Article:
PAUL MCGOWAN ...
Audiophile wisdom is rife with both good and bad advice. It’s a good idea to pay attention to the electronic chain’s component quality while it’s a bad idea to spend so much on tweaks you ignore the fundamentals.
Sometimes this common wisdom finds itself in the middle of a great philosophical divide. For example, if producing great bass is our goal, should the speakers be anchored or isolated?
On the one hand, the anchor folks spend a great deal of energy using all manner of specialized hardware to couple the box to the floor in the hopes of a good outcome. The isolationists do the opposite expending great energy to float the speakers.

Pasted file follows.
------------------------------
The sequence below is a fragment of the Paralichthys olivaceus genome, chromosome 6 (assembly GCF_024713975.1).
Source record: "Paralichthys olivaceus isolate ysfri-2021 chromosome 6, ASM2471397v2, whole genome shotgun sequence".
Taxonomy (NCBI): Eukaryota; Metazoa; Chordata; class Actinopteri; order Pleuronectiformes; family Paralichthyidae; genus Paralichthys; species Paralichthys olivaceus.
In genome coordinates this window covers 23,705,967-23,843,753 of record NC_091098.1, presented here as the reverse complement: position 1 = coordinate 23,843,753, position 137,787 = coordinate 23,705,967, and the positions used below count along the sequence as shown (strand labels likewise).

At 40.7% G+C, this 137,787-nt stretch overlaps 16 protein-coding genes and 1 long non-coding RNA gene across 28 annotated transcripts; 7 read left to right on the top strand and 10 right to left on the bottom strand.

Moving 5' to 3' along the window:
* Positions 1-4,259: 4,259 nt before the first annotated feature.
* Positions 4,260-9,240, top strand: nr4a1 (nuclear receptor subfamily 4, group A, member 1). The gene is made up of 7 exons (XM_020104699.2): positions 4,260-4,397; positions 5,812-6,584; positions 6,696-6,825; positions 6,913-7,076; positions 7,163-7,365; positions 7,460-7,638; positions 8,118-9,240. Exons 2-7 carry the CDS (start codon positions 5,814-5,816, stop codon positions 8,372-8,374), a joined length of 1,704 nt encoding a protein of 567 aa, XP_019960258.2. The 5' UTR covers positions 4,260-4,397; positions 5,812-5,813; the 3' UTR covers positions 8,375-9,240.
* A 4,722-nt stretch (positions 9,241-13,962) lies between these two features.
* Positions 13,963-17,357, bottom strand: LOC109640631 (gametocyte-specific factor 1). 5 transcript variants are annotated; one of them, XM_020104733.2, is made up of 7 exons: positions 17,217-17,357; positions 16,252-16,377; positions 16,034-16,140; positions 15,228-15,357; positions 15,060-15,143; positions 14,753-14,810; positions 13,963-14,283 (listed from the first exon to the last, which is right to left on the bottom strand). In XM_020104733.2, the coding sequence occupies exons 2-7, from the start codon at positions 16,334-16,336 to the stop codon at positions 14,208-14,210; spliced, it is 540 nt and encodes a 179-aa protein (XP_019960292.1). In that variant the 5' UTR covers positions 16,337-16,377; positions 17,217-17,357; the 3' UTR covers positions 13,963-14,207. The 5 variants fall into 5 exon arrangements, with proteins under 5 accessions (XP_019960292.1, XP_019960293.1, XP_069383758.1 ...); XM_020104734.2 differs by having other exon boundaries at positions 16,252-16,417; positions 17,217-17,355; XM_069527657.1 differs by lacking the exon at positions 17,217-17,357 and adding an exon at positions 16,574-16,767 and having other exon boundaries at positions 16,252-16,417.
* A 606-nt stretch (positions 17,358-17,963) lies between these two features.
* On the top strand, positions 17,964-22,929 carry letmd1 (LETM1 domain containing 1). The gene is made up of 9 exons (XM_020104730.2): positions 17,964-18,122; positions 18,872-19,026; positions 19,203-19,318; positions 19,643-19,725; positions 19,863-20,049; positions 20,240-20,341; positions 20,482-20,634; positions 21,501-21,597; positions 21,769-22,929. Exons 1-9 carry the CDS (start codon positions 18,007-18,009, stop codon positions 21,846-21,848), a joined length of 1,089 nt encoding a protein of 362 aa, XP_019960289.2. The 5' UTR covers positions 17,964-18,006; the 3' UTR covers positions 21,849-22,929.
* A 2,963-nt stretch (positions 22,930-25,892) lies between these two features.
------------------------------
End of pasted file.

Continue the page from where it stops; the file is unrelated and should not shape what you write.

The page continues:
Both methods can’t be the best way of achieving the same goal. So, how does one determine which way is best?
I think the answer is not a simple one because the solution will inevitably be a compromise. You can’t fully anchor or isolate. So then we have to lower expectations of perfection and select the most practical within our means.
For most of us unwilling to suspend our speakers in the air or embed them in the concrete of our flooring, the most common solution is a simple set of spikes or the narrow contact area of a roller ball.
In my IRSV system, I do neither because the speakers are so massive and so anchored to the cement slab that there would be no advantage.
Practical trumps perfection. Choose which way gives you the best results.